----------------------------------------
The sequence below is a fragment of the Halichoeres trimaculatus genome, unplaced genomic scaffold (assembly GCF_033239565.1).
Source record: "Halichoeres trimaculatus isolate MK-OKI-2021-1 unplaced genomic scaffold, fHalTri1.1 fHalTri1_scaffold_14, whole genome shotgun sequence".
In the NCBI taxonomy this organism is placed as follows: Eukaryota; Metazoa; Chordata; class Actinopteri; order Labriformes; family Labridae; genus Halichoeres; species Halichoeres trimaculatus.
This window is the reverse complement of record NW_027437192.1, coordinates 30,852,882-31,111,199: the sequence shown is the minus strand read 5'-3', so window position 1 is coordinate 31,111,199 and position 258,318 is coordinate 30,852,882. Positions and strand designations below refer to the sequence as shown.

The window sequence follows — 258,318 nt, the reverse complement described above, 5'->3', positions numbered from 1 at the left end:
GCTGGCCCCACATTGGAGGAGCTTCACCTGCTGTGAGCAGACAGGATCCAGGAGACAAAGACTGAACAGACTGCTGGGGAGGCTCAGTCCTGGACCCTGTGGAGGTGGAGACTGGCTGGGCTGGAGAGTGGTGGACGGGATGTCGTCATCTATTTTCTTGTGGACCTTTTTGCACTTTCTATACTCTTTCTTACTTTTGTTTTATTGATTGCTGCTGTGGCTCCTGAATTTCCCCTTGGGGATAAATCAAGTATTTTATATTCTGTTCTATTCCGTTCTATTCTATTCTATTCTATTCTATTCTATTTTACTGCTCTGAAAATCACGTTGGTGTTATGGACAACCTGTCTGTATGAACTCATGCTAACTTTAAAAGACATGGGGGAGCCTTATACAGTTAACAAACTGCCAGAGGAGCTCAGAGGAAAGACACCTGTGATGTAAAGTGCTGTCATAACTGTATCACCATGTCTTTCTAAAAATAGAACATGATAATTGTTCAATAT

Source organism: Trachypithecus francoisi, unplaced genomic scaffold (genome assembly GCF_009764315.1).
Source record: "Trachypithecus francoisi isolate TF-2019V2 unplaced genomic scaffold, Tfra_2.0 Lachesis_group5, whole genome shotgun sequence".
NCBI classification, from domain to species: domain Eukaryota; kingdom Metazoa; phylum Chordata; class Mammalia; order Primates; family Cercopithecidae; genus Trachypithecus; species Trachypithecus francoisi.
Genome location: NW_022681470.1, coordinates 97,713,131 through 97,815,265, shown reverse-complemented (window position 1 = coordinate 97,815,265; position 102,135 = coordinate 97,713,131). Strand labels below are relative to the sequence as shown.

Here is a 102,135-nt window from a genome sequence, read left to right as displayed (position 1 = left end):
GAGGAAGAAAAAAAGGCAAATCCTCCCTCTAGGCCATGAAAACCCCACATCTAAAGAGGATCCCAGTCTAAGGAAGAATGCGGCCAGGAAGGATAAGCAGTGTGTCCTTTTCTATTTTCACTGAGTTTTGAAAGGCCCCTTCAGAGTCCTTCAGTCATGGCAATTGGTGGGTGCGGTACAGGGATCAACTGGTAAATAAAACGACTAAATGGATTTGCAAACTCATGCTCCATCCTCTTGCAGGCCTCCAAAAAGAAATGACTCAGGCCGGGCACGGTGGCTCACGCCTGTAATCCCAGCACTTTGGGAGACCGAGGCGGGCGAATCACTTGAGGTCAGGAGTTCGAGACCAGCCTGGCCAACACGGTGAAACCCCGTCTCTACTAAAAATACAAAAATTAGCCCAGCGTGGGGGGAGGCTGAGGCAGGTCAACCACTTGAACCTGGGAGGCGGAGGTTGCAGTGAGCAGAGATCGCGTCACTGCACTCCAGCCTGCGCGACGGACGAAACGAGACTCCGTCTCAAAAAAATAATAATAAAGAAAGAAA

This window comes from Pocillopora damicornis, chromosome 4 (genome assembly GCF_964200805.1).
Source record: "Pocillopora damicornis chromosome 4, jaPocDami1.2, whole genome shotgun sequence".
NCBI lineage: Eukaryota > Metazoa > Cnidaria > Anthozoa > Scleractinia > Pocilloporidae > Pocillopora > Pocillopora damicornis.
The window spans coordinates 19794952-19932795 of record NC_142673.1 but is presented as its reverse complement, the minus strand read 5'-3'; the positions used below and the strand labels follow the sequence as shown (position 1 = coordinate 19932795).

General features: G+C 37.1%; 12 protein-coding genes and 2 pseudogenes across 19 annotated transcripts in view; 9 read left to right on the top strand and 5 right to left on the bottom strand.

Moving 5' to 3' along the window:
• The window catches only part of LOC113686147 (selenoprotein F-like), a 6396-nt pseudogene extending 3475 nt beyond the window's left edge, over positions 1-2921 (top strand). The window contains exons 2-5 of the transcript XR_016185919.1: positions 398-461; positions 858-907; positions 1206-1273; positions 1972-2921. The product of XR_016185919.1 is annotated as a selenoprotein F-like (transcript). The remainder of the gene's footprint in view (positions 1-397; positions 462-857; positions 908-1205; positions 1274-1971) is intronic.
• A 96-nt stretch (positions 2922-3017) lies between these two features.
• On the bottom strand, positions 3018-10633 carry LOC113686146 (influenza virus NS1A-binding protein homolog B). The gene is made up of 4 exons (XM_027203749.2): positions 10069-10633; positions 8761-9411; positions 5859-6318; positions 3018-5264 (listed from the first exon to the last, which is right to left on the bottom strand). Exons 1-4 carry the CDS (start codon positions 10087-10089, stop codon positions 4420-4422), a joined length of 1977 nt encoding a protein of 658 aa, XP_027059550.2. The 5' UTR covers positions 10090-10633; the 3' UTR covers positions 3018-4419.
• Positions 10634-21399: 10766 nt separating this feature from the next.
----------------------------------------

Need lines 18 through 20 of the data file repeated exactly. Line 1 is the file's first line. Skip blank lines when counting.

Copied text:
Moving 5' to 3' along the window:
• The window catches only part of LOC113686147 (selenoprotein F-like), a 6396-nt pseudogene extending 3475 nt beyond the window's left edge, over positions 1-2921 (top strand). The window contains exons 2-5 of the transcript XR_016185919.1: positions 398-461; positions 858-907; positions 1206-1273; positions 1972-2921. The product of XR_016185919.1 is annotated as a selenoprotein F-like (transcript). The remainder of the gene's footprint in view (positions 1-397; positions 462-857; positions 908-1205; positions 1274-1971) is intronic.
• A 96-nt stretch (positions 2922-3017) lies between these two features.